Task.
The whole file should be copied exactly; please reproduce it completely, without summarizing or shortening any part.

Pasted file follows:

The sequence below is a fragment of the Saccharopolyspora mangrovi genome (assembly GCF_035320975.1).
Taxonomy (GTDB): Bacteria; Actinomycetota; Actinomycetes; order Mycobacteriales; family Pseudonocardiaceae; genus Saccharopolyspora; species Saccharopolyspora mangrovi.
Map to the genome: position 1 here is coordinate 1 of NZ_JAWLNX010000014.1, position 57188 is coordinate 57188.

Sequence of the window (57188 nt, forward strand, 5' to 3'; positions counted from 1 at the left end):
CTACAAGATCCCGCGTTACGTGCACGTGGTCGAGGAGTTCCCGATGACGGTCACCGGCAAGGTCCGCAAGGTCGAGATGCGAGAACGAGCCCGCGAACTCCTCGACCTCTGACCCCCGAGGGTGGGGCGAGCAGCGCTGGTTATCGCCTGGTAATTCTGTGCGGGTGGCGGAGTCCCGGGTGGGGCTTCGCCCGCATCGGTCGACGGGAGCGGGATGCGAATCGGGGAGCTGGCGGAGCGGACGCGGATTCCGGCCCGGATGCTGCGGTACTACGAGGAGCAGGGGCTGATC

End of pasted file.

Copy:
The sequence below is a fragment of the Saccharopolyspora mangrovi genome (assembly GCF_035320975.1).
Taxonomy (GTDB): Bacteria; Actinomycetota; Actinomycetes; order Mycobacteriales; family Pseudonocardiaceae; genus Saccharopolyspora; species Saccharopolyspora mangrovi.
Map to the genome: position 1 here is coordinate 1 of NZ_JAWLNX010000014.1, position 57188 is coordinate 57188.

Sequence of the window (57188 nt, forward strand, 5' to 3'; positions counted from 1 at the left end):
CTACAAGATCCCGCGTTACGTGCACGTGGTCGAGGAGTTCCCGATGACGGTCACCGGCAAGGTCCGCAAGGTCGAGATGCGAGAACGAGCCCGCGAACTCCTCGACCTCTGACCCCCGAGGGTGGGGCGAGCAGCGCTGGTTATCGCCTGGTAATTCTGTGCGGGTGGCGGAGTCCCGGGTGGGGCTTCGCCCGCATCGGTCGACGGGAGCGGGATGCGAATCGGGGAGCTGGCGGAGCGGACGCGGATTCCGGCCCGGATGCTGCGGTACTACGAGGAGCAGGGGCTGATC